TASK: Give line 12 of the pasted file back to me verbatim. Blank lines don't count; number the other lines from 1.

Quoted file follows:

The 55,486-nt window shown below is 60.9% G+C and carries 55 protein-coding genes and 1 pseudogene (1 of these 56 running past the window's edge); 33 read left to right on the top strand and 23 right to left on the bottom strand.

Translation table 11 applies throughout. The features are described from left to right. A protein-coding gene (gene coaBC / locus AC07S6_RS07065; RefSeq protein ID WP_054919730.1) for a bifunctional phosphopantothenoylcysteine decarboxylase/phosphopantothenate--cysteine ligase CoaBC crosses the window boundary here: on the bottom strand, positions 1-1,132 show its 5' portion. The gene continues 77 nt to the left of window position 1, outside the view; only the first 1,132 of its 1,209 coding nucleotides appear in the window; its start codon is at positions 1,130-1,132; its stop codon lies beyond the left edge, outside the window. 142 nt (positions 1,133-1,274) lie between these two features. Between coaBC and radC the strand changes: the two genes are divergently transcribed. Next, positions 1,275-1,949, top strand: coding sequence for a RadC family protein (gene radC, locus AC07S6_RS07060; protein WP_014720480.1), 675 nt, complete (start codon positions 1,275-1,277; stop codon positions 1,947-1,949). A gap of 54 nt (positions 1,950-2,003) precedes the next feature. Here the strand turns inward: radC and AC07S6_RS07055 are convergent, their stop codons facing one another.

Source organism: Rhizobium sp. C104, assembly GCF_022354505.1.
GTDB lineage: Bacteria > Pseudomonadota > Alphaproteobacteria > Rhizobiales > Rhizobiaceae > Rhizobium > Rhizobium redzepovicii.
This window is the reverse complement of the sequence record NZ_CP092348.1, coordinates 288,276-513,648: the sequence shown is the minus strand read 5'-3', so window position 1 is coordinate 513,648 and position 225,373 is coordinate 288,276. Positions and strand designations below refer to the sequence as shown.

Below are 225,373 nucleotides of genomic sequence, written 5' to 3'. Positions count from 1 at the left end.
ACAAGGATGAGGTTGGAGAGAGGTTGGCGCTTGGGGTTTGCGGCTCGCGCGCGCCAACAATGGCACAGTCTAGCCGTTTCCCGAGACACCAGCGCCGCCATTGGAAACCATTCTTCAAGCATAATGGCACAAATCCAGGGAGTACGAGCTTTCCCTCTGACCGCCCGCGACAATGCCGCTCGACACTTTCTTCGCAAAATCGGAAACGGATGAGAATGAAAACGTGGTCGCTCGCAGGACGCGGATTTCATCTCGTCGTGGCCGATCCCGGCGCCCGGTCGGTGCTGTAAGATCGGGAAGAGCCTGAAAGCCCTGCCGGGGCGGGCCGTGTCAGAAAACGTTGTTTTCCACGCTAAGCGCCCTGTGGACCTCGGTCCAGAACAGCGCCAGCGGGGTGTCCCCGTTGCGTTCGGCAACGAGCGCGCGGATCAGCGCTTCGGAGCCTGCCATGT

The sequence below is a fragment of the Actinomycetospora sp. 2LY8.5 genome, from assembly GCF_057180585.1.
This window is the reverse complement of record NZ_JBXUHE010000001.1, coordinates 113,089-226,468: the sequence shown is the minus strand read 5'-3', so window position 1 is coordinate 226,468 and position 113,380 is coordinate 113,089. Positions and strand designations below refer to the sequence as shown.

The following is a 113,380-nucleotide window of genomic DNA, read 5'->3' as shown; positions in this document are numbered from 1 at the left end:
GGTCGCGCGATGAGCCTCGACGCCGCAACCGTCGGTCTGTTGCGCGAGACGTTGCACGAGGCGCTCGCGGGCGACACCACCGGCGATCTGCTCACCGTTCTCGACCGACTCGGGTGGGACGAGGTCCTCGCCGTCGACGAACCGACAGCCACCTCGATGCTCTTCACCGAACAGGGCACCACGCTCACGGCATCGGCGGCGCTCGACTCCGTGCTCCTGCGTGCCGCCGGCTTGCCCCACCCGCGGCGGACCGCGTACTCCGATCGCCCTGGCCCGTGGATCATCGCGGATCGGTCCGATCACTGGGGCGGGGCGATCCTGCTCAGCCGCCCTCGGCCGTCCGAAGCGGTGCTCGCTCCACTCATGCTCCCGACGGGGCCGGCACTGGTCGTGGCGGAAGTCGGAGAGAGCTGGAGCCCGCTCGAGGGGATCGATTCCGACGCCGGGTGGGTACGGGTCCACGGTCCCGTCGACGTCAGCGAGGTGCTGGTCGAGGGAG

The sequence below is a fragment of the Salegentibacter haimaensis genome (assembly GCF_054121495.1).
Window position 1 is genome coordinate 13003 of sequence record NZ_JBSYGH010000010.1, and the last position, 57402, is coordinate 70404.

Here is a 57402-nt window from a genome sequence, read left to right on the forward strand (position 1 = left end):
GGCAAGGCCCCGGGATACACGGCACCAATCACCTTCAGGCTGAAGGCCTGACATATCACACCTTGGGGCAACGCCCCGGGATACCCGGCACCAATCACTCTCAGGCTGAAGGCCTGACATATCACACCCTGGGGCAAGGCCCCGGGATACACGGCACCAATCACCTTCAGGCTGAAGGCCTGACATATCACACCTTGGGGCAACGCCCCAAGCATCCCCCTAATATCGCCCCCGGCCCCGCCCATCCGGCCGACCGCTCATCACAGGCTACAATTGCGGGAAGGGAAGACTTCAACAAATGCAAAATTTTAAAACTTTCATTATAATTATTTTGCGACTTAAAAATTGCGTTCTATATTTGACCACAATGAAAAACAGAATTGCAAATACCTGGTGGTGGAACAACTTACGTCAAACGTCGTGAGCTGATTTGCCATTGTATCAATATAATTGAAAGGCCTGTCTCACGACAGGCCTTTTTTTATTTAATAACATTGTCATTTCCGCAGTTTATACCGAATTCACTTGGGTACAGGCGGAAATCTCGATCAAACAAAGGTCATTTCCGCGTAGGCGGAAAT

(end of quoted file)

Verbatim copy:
The sequence below is a fragment of the Salegentibacter haimaensis genome (assembly GCF_054121495.1).